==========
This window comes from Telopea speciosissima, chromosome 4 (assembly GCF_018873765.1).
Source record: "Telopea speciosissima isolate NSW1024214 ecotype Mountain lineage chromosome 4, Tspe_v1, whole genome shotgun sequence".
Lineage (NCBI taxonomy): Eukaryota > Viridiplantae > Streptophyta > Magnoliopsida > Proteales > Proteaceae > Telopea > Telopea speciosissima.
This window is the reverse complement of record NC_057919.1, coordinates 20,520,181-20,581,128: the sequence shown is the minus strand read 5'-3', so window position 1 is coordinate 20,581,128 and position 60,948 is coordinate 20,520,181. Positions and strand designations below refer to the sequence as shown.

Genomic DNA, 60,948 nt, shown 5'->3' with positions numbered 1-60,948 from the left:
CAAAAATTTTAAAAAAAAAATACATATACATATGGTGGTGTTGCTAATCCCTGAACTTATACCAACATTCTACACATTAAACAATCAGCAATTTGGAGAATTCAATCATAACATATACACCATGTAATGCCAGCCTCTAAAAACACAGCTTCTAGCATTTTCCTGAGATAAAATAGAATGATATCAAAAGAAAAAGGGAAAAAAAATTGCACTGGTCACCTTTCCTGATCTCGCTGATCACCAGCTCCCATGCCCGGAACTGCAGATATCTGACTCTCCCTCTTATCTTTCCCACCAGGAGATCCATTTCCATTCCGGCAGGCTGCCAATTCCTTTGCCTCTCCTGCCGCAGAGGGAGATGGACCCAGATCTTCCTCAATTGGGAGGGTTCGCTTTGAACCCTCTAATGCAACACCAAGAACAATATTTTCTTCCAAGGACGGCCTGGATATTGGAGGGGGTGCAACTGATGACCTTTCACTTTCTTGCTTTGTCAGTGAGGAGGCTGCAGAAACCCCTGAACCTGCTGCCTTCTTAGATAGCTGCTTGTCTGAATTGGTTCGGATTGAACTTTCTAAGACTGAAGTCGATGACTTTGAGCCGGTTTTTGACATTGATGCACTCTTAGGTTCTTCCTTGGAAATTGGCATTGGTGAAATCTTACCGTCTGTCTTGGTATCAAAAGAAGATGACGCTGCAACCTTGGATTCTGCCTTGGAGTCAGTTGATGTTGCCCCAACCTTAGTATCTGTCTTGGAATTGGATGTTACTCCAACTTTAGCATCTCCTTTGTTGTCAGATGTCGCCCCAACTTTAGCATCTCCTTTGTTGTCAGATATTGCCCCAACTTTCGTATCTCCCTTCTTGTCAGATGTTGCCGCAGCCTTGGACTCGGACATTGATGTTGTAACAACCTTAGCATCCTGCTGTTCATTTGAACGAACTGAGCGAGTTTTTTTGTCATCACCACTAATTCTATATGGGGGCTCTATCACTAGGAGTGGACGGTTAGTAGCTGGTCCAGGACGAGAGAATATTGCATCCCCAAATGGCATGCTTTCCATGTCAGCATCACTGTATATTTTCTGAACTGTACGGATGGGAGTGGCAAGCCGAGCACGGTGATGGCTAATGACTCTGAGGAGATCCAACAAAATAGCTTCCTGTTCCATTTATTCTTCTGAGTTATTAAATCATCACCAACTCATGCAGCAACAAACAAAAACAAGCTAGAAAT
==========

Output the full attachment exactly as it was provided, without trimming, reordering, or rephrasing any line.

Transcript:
This window comes from Telopea speciosissima, chromosome 4 (assembly GCF_018873765.1).
Source record: "Telopea speciosissima isolate NSW1024214 ecotype Mountain lineage chromosome 4, Tspe_v1, whole genome shotgun sequence".
Lineage (NCBI taxonomy): Eukaryota > Viridiplantae > Streptophyta > Magnoliopsida > Proteales > Proteaceae > Telopea > Telopea speciosissima.
This window is the reverse complement of record NC_057919.1, coordinates 20,520,181-20,581,128: the sequence shown is the minus strand read 5'-3', so window position 1 is coordinate 20,581,128 and position 60,948 is coordinate 20,520,181. Positions and strand designations below refer to the sequence as shown.

Genomic DNA, 60,948 nt, shown 5'->3' with positions numbered 1-60,948 from the left:
CAAAAATTTTAAAAAAAAAATACATATACATATGGTGGTGTTGCTAATCCCTGAACTTATACCAACATTCTACACATTAAACAATCAGCAATTTGGAGAATTCAATCATAACATATACACCATGTAATGCCAGCCTCTAAAAACACAGCTTCTAGCATTTTCCTGAGATAAAATAGAATGATATCAAAAGAAAAAGGGAAAAAAAATTGCACTGGTCACCTTTCCTGATCTCGCTGATCACCAGCTCCCATGCCCGGAACTGCAGATATCTGACTCTCCCTCTTATCTTTCCCACCAGGAGATCCATTTCCATTCCGGCAGGCTGCCAATTCCTTTGCCTCTCCTGCCGCAGAGGGAGATGGACCCAGATCTTCCTCAATTGGGAGGGTTCGCTTTGAACCCTCTAATGCAACACCAAGAACAATATTTTCTTCCAAGGACGGCCTGGATATTGGAGGGGGTGCAACTGATGACCTTTCACTTTCTTGCTTTGTCAGTGAGGAGGCTGCAGAAACCCCTGAACCTGCTGCCTTCTTAGATAGCTGCTTGTCTGAATTGGTTCGGATTGAACTTTCTAAGACTGAAGTCGATGACTTTGAGCCGGTTTTTGACATTGATGCACTCTTAGGTTCTTCCTTGGAAATTGGCATTGGTGAAATCTTACCGTCTGTCTTGGTATCAAAAGAAGATGACGCTGCAACCTTGGATTCTGCCTTGGAGTCAGTTGATGTTGCCCCAACCTTAGTATCTGTCTTGGAATTGGATGTTACTCCAACTTTAGCATCTCCTTTGTTGTCAGATGTCGCCCCAACTTTAGCATCTCCTTTGTTGTCAGATATTGCCCCAACTTTCGTATCTCCCTTCTTGTCAGATGTTGCCGCAGCCTTGGACTCGGACATTGATGTTGTAACAACCTTAGCATCCTGCTGTTCATTTGAACGAACTGAGCGAGTTTTTTTGTCATCACCACTAATTCTATATGGGGGCTCTATCACTAGGAGTGGACGGTTAGTAGCTGGTCCAGGACGAGAGAATATTGCATCCCCAAATGGCATGCTTTCCATGTCAGCATCACTGTATATTTTCTGAACTGTACGGATGGGAGTGGCAAGCCGAGCACGGTGATGGCTAATGACTCTGAGGAGATCCAACAAAATAGCTTCCTGTTCCATTTATTCTTCTGAGTTATTAAATCATCACCAACTCATGCAGCAACAAACAAAAACAAGCTAGAAAT